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NearOptimal Generalisations of a Theorem of
"... The existence of Macbeath regions is a classical theorem in convex geometry (“A Theorem on nonhomogeneous lattices”, Annals of Math, 1952). We refer the reader to the survey of I. Barany for several applications [3]. Recently there have been some striking applications of Macbeath regions in discret ..."
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in discrete and computational geometry. In this paper, we study Macbeath’s problem in a more general setting, and not only for the Lebesgue measure as is the case in the classical theorem. We prove nearoptimal generalizations for several basic geometric set systems. The problems and techniques used
Near Optimal Signal Recovery From Random Projections: Universal Encoding Strategies?
, 2004
"... Suppose we are given a vector f in RN. How many linear measurements do we need to make about f to be able to recover f to within precision ɛ in the Euclidean (ℓ2) metric? Or more exactly, suppose we are interested in a class F of such objects— discrete digital signals, images, etc; how many linear m ..."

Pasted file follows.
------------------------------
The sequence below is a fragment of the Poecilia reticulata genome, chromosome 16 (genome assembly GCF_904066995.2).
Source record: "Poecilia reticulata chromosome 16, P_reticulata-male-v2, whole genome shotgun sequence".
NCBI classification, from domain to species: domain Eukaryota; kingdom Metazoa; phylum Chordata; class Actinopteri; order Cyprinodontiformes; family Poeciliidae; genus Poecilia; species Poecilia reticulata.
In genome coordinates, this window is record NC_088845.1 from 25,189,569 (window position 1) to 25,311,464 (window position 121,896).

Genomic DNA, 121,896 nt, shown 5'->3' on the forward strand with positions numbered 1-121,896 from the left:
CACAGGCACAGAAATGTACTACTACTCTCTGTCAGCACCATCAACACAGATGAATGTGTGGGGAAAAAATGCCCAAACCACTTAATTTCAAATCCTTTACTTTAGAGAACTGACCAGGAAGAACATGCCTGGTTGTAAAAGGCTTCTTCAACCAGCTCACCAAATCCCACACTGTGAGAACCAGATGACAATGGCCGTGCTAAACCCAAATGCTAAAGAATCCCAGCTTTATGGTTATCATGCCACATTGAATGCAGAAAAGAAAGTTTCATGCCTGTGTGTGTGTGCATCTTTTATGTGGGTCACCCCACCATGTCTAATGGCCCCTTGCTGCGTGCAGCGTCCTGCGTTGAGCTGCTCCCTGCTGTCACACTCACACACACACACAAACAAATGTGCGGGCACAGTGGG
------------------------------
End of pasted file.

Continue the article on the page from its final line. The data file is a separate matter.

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Cited by 1513 (20 self)
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Suppose we are given a vector f in RN. How many linear measurements do we need to make about f to be able to recover f to within precision ɛ in the Euclidean (ℓ2) metric? Or more exactly, suppose we are interested in a class F of such objects— discrete digital signals, images, etc; how many linear
Quantization Index Modulation: A Class of Provably Good Methods for Digital Watermarking and Information Embedding
 IEEE TRANS. ON INFORMATION THEORY
, 1999
"... We consider the problem of embedding one signal (e.g., a digital watermark), within another "host" signal to form a third, "composite" signal. The embedding is designed to achieve efficient tradeoffs among the three conflicting goals of maximizing informationembedding rate, mini ..."
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Cited by 495 (15 self)
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distortionrobustness tradeoffs than currently popular spreadspectrum and lowbit(s) modulation methods. Furthermore, we show that for some important classes of probabilistic models, DCQIM is optimal (capacityachieving) and regular QIM is nearoptimal. These include both additive white Gaussian noise
Auction Theory: A Guide to the Literature
 JOURNAL OF ECONOMIC SURVEYS
, 1999
"... This paper provides an elementary, nontechnical, survey of auction theory, by introducing and describing some of the critical papers in the subject. (The most important of these are reproduced in a companion book, The Economic Theory of Auctions, Paul Klemperer (ed.), Edward Elgar (pub.), forthco ..."